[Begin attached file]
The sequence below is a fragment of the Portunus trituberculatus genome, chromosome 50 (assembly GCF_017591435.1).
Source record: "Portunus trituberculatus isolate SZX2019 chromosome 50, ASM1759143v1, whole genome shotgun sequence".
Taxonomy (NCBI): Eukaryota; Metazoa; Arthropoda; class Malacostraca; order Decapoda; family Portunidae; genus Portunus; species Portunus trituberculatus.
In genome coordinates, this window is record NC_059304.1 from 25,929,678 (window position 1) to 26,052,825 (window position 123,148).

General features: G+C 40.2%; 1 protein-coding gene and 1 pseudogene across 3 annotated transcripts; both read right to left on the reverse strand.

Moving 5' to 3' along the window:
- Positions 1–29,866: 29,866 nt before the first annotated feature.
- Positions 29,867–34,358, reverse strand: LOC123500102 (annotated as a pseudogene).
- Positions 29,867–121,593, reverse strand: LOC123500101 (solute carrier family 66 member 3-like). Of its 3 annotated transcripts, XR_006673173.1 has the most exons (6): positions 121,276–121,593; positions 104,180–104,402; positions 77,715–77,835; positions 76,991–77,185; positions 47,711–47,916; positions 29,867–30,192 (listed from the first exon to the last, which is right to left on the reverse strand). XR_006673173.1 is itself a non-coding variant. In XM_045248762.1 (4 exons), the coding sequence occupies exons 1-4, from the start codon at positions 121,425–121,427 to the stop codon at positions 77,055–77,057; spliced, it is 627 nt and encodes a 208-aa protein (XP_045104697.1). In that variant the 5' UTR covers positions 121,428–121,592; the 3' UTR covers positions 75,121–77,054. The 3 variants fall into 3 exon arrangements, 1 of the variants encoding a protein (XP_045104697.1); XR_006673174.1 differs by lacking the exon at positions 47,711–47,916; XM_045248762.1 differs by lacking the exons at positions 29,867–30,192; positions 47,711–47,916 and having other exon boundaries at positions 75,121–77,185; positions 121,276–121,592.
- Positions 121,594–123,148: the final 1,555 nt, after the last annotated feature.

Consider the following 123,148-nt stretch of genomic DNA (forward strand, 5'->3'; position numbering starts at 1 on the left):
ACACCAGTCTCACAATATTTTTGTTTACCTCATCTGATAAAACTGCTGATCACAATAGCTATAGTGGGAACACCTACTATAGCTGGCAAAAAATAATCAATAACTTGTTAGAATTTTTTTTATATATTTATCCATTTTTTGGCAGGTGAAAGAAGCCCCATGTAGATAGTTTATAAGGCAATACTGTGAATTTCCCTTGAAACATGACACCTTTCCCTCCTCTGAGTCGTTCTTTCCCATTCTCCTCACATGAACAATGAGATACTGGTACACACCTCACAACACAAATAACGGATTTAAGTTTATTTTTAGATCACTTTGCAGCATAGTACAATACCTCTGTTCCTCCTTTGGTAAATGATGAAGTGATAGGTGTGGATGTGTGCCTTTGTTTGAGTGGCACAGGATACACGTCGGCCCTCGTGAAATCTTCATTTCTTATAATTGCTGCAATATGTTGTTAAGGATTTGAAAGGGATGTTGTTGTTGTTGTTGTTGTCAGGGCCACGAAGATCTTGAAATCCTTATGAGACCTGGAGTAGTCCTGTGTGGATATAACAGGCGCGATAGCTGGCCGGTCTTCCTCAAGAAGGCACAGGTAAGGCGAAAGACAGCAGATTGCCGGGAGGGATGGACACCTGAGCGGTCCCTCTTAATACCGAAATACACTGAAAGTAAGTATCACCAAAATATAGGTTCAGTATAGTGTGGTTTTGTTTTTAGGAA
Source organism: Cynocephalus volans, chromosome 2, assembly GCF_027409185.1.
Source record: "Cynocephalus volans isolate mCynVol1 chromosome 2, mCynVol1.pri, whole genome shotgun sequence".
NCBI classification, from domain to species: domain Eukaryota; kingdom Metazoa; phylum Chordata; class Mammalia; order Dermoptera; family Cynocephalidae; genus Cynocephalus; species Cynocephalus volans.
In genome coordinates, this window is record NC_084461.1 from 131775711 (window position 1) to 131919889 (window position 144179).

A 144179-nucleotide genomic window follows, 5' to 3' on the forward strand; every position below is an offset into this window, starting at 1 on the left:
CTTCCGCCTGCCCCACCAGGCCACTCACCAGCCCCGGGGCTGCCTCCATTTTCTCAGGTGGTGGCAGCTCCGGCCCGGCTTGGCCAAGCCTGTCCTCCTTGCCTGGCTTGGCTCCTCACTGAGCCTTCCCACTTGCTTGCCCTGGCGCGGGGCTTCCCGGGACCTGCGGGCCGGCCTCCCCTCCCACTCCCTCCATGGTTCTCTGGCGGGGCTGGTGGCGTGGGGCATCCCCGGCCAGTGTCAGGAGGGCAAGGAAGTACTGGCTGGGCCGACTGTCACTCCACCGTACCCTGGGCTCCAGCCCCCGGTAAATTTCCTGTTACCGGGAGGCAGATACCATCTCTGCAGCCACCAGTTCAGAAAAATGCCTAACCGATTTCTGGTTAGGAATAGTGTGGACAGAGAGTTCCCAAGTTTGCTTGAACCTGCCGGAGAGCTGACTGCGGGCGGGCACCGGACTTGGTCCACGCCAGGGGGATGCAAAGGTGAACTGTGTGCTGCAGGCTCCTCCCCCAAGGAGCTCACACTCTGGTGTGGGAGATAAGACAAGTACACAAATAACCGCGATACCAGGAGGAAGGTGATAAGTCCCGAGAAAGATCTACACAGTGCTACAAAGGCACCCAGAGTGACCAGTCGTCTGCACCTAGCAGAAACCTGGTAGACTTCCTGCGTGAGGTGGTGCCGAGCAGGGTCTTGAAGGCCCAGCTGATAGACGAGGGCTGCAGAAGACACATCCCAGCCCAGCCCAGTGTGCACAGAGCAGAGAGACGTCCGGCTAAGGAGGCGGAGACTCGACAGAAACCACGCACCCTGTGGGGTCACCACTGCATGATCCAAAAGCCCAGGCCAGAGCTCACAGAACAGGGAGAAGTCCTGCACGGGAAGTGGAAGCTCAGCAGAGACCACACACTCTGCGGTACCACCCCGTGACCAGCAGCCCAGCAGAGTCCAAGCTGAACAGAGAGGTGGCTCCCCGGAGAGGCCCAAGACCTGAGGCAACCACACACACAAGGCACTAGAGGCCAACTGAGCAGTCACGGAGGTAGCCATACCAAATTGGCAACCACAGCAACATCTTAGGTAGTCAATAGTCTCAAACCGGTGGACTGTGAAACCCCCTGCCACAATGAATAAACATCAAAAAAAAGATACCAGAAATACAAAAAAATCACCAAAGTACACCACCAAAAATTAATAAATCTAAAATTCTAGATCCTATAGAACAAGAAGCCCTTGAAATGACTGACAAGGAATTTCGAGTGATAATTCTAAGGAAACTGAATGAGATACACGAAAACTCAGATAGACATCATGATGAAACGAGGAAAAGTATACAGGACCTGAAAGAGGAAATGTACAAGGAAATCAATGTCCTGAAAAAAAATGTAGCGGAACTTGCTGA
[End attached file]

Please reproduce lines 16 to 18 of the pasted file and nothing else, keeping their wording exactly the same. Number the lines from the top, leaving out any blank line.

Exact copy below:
In genome coordinates, this window is record NC_084461.1 from 131775711 (window position 1) to 131919889 (window position 144179).

A 144179-nucleotide genomic window follows, 5' to 3' on the forward strand; every position below is an offset into this window, starting at 1 on the left:
CTTCCGCCTGCCCCACCAGGCCACTCACCAGCCCCGGGGCTGCCTCCATTTTCTCAGGTGGTGGCAGCTCCGGCCCGGCTTGGCCAAGCCTGTCCTCCTTGCCTGGCTTGGCTCCTCACTGAGCCTTCCCACTTGCTTGCCCTGGCGCGGGGCTTCCCGGGACCTGCGGGCCGGCCTCCCCTCCCACTCCCTCCATGGTTCTCTGGCGGGGCTGGTGGCGTGGGGCATCCCCGGCCAGTGTCAGGAGGGCAAGGAAGTACTGGCTGGGCCGACTGTCACTCCACCGTACCCTGGGCTCCAGCCCCCGGTAAATTTCCTGTTACCGGGAGGCAGATACCATCTCTGCAGCCACCAGTTCAGAAAAATGCCTAACCGATTTCTGGTTAGGAATAGTGTGGACAGAGAGTTCCCAAGTTTGCTTGAACCTGCCGGAGAGCTGACTGCGGGCGGGCACCGGACTTGGTCCACGCCAGGGGGATGCAAAGGTGAACTGTGTGCTGCAGGCTCCTCCCCCAAGGAGCTCACACTCTGGTGTGGGAGATAAGACAAGTACACAAATAACCGCGATACCAGGAGGAAGGTGATAAGTCCCGAGAAAGATCTACACAGTGCTACAAAGGCACCCAGAGTGACCAGTCGTCTGCACCTAGCAGAAACCTGGTAGACTTCCTGCGTGAGGTGGTGCCGAGCAGGGTCTTGAAGGCCCAGCTGATAGACGAGGGCTGCAGAAGACACATCCCAGCCCAGCCCAGTGTGCACAGAGCAGAGAGACGTCCGGCTAAGGAGGCGGAGACTCGACAGAAACCACGCACCCTGTGGGGTCACCACTGCATGATCCAAAAGCCCAGGCCAGAGCTCACAGAACAGGGAGAAGTCCTGCACGGGAAGTGGAAGCTCAGCAGAGACCACACACTCTGCGGTACCACCCCGTGACCAGCAGCCCAGCAGAGTCCAAGCTGAACAGAGAGGTGGCTCCCCGGAGAGGCCCAAGACCTGAGGCAACCACACACACAAGGCACTAGAGGCCAACTGAGCAGTCACGGAGGTAGCCATACCAAATTGGCAACCACAGCAACATCTTAGGTAGTCAATAGTCTCAAACCGGTGGACTGTGAAACCCCCTGCCACAATGAATAAACATCAAAAAAAAGATACCAGAAATACAAAAAAATCACCAAAGTACACCACCAAAAATTAATAAATCTAAAATTCTAGATCCTATAGAACAAGAAGCCCTTGAAATGACTGACAAGGAATTTCGAGTGATAATTCTAAGGAAACTGAATGAGATACACGAAAACTCAGATAGACATCATGATGAAACGAGGAAAAGTATACAGGACCTGAAAGAGGAAATGTACAAGGAAATCAATGTCCTGAAAAAAAATGTAGCGGAACTTGCTGA